The Mortal War is over, and Clary Fray is back home in New York, excited about all the possibilities before her. She's training to become a Shadowhunter and to use her unique power. Her mother is getting married to the love of her life. Downworlders and Shadowhunters are at peace at last. And—most important of all—Clary can finally call Jace her boyfriend. 

But nothing comes without a price. 

Someone is murdering the Shadowhunters who used to be in Valentine’s Circle, provoking tensions between Downworlders and Shadowhunters that could lead to a second bloody war. Clary’s best friend, Simon, can’t help her. His mother just found out he’s a vampire and now he’s homeless. Everywhere he turns, someone wants him on their side—along with the power of the curse wrecking his life. And they’re willing to do anything to get what they want. At the same time he’s dating two beautiful, dangerous girls—neither of whom knows about the other. 

When Jace begins to pull away from Clary without explaining why, she is forced to delve into the heart of a mystery whose solution reveals her worst nightmare: She herself has set in motion a terrible chain of events that could lead to her losing everything she loves. Even Jace. 

Love. Blood. Betrayal. Revenge. The stakes are higher than ever in City of Fallen Angels.

Review:  Exciting, sexy, and full of surprises.

I highly recommend CITY OF FALLEN ANGELS by Cassandra Clare to fans of urban fantasy.

*Summaries provided by GoodReads

Thursday, December 15, 2011

Review: Silence by Becca Fitzpatrick

Title: Silence
Author: Becca Fitzpatrick
Publisher: Simon & Schuster Books for Young Readers (October 4, 2011)
Source: My Choice; Own

From GoodReads:

The noise between Patch and Nora is gone. They've overcome the secrets riddled in Patch's dark past...bridged two irreconcilable worlds...faced heart-wrenching tests of betrayal, loyalty and trust...and all for a love that will transcend the boundary between heaven and earth. Armed with nothing but their absolute faith in one another, Patch and Nora enter a desperate fight to stop a villain who holds the power to shatter everything they've worked for—and their love—forever.

I have been hooked on the Hush, Hush series from the very beginning. For that reason, I've been dying to get a chance to read Silence by Becca Fitzpatrick. I'll be honest. I had intentionally put it off for a little while because I know there's another book and I wanted to decrease the gap between books as much as possible. However, I'm so glad I couldn't keep my curiosity in check any longer. I loved Silence!

It probably would've been beneficial for me to reread Crescendo before starting Silence, but I don't exactly have extra time to reread books right now. I'm a little hazy on all the details of Crescendo, but I remembered enough to understand the story (though I do need to go back and straighten some things out). Overall, I'd say the storyline was pretty interesting in Silence. I'm always impressed by all the different takes on angels and angel mythology. Fitzpatrick's version has a different feel than many other angel books I've read (and I've read a LOT lately...keep your look out for all my angel book reviews). I'm never quite sure what's going to happen, which is a huge plus in my book.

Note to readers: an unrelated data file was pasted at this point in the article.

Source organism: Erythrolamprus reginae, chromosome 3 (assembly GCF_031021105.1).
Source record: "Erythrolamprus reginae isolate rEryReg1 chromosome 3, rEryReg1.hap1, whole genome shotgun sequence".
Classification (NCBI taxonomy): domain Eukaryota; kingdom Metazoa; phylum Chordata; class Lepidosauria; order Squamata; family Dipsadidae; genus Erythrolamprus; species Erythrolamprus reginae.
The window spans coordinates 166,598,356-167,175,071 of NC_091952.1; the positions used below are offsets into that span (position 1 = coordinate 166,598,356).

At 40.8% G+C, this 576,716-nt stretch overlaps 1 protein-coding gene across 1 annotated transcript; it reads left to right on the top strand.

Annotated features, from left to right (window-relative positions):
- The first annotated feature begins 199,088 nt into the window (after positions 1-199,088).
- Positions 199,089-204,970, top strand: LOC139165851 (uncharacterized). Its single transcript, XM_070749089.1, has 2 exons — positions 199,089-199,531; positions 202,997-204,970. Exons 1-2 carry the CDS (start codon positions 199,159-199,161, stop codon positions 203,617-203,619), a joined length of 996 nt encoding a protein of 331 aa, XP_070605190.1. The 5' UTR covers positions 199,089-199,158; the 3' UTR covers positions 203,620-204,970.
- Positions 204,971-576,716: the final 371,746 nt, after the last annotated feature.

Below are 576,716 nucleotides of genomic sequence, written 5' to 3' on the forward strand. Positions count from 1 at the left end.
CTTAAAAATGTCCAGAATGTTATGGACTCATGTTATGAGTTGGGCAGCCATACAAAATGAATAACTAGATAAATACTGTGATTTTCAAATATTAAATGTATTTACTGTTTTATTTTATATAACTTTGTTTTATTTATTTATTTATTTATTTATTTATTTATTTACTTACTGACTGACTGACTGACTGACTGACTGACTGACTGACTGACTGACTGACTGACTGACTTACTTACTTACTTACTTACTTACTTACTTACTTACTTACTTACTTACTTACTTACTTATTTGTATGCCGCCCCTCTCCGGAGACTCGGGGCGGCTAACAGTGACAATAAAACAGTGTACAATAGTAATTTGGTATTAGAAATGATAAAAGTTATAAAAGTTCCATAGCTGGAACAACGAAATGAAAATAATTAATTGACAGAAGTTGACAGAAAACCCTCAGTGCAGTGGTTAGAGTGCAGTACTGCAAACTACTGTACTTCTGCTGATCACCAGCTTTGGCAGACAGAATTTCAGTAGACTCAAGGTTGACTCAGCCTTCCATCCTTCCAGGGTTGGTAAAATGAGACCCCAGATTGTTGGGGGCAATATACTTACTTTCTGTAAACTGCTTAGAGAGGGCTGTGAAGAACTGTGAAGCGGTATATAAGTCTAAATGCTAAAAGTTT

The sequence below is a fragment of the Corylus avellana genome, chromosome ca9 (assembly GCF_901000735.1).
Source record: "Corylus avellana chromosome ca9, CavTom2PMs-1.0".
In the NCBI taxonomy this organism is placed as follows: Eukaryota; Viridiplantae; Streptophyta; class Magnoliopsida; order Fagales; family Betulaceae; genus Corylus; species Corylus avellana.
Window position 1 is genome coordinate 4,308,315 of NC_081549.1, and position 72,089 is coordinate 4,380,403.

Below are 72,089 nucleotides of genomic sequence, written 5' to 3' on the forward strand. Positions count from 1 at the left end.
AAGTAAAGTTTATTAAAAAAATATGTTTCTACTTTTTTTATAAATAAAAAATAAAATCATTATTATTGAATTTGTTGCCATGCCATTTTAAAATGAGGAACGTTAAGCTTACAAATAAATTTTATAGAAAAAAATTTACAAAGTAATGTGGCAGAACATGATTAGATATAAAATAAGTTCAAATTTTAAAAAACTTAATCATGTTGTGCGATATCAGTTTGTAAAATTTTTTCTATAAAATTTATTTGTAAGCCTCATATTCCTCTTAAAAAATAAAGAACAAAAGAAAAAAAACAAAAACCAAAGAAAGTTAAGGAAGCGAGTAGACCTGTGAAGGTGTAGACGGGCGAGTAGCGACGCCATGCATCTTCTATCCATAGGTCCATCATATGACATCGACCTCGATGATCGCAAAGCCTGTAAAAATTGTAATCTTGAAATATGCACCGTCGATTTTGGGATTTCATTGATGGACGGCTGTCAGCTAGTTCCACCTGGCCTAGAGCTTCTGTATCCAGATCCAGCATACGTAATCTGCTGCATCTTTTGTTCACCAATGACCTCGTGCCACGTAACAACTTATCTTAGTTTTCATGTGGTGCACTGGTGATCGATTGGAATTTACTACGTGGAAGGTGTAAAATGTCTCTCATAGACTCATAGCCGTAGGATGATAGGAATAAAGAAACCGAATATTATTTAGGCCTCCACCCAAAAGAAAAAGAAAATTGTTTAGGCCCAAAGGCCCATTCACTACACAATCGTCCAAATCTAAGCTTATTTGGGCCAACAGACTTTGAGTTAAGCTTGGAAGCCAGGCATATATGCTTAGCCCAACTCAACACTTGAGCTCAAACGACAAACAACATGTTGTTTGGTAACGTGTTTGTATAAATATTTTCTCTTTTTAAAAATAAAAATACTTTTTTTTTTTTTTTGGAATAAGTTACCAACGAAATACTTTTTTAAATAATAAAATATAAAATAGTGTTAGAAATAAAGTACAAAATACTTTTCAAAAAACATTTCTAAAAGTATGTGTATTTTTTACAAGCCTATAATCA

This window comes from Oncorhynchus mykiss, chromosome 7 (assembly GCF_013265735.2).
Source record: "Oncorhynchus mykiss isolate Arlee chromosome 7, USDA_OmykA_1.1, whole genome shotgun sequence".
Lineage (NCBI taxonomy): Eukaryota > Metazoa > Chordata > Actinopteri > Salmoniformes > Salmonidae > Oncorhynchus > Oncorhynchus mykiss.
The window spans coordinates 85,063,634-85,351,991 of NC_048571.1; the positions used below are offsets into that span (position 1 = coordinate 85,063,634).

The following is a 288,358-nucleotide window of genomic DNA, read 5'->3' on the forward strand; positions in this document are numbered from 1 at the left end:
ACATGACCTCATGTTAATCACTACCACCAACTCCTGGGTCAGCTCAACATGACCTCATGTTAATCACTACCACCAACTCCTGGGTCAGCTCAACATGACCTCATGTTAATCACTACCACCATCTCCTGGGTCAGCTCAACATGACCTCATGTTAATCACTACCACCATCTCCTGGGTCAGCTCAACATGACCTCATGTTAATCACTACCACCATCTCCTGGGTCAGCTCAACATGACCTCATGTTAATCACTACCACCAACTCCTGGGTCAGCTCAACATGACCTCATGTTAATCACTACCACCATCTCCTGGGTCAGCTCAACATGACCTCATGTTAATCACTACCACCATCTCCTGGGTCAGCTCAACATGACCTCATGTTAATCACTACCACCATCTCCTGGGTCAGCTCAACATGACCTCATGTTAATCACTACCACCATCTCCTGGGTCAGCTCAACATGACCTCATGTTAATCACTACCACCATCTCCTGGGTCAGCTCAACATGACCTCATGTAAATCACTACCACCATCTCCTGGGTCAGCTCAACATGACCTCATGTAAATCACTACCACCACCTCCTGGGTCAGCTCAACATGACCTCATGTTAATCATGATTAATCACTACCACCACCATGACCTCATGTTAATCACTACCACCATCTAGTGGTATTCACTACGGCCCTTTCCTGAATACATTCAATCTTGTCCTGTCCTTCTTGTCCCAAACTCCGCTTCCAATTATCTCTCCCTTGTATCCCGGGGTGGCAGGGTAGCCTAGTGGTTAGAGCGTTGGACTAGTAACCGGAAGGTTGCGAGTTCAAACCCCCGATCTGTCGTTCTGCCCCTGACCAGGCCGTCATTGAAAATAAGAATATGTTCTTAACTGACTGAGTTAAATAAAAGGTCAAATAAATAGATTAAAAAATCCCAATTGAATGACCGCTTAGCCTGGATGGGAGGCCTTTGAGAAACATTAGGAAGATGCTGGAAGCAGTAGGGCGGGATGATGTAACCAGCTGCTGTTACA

Now, I'll get to the good stuff. Let's be honest here. If you like the Hush, Hush series, it's because you love Patch. The sexy, arrogant, infuriating fallen angel is irresistible. One minute, I think he's a jerk, the next minute I want him to make-out with Nora. It's a love-hate thing with emphasis on the love. The funny thing about this is that I sense Patch changing. He's still a sexy, mysterious guy in Silence, but he's not such a jerk. At least, not to Nora. In the other books, I never really got why Patch liked Nora. Because of this, I could never completely believe in his end of the relationship. After reading Silence, I totally believe in his feelings 100%. I may not understand why he likes Nora (don't get me wrong, I like her too, but he's a freaking fallen angel, for Tod's sake!), but I believe in it.

In Silence, Patch is...dare I say it...sweet. Not sweet in the bring-you-flowers-just-because kind of way, but in his own, Patch way. He clearly cares for Nora and I loved, loved, LOVED reading it! He can be a bad boy all he wants with everyone else, especially when protecting Nora, but he's completely sweet to her. What's even better? It didn't seem out of character at all. His character is changing in reaction to what's going on around him, including his feelings for Nora. For pulling off this transformation successfully, I have to give major props to Fitzpatrick. It's not an easy feat.